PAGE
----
Paying Attention to the Experts

In March 2013, the Oxford English Dictionary invented the following words: boccio, podium, and whip-smart. They also created an entirely new definition of the word “blue,” so you may want to consider looking it up so that you don’t mis-use it.

What’s that you say? The OED didn’t invent those words? Well, my good fellow or female version of the word “fellow”, you would be mistaken. You see, Richard Dawkins is quite emphatic on this point, though I’m not sure he understands that implication of his recent Twitter-splosion.

Ok, first thing’s first. Can somebody, anybody, when speaking to Richard Dawkins in person, try to talk him out of his weird insistence on trying to discuss deep, meaningful questions in 140 character bursts? I mean, this seems like a lot of fun at a party of philosophers (especially if you add a strip component), but when you are looking to actually address a situation, the intentionally limited nature of Twitter makes for more confusion than anything else. If it were simply useless, that would be one thing, but it is actively confusing, and that can be a problem.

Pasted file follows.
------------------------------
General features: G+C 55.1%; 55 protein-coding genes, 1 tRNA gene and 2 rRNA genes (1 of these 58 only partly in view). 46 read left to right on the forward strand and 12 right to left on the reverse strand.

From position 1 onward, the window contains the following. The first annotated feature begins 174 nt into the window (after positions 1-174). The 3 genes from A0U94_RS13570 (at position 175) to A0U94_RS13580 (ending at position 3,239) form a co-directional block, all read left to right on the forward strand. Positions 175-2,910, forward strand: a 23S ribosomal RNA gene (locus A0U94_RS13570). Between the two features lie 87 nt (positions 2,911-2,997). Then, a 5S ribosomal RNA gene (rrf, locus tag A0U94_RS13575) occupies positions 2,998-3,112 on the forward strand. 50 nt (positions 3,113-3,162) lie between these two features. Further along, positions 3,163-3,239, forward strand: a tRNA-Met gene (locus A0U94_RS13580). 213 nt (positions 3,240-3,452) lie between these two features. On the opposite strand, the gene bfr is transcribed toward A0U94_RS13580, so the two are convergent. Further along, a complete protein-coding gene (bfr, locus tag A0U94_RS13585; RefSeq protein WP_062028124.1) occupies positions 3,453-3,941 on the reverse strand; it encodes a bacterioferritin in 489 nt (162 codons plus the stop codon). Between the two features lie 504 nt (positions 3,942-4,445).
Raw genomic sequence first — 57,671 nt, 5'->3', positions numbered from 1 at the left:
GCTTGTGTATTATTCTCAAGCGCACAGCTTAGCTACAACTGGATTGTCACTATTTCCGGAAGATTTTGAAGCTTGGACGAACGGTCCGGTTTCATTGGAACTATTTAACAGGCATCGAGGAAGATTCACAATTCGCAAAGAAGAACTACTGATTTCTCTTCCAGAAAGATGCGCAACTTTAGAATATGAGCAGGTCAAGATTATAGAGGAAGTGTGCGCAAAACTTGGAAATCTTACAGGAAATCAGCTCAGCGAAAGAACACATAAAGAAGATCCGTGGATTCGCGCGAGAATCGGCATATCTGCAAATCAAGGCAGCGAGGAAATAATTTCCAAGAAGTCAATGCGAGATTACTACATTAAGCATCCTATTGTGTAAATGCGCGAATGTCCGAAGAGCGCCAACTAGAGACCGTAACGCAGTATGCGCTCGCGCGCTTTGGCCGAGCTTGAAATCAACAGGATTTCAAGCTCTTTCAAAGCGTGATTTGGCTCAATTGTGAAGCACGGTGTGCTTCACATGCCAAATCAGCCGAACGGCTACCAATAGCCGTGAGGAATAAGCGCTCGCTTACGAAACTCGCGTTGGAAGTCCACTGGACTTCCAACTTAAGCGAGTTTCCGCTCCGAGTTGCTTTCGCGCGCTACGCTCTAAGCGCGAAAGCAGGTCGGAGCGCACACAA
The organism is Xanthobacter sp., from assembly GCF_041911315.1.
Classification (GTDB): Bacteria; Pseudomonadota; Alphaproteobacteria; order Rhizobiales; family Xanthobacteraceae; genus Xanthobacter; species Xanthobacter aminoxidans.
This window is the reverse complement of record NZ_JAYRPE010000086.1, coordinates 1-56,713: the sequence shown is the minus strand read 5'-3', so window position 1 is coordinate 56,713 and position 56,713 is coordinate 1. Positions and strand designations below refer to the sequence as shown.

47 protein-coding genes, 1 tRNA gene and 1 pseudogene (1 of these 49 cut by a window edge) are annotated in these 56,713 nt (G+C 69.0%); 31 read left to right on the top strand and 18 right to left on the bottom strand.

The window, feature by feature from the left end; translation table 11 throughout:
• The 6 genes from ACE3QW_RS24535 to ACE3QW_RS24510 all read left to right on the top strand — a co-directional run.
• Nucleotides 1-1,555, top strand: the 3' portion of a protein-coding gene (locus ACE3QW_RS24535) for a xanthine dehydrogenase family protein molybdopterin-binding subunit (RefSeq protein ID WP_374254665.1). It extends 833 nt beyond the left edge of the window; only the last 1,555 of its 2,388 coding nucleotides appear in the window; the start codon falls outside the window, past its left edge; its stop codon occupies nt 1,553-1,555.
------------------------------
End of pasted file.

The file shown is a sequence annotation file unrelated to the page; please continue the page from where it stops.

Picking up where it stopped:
What Dawkins actually did was claim, essentially, that it’s so unfair that people who point out white male privilege aren’t consider racist or sexist because of it.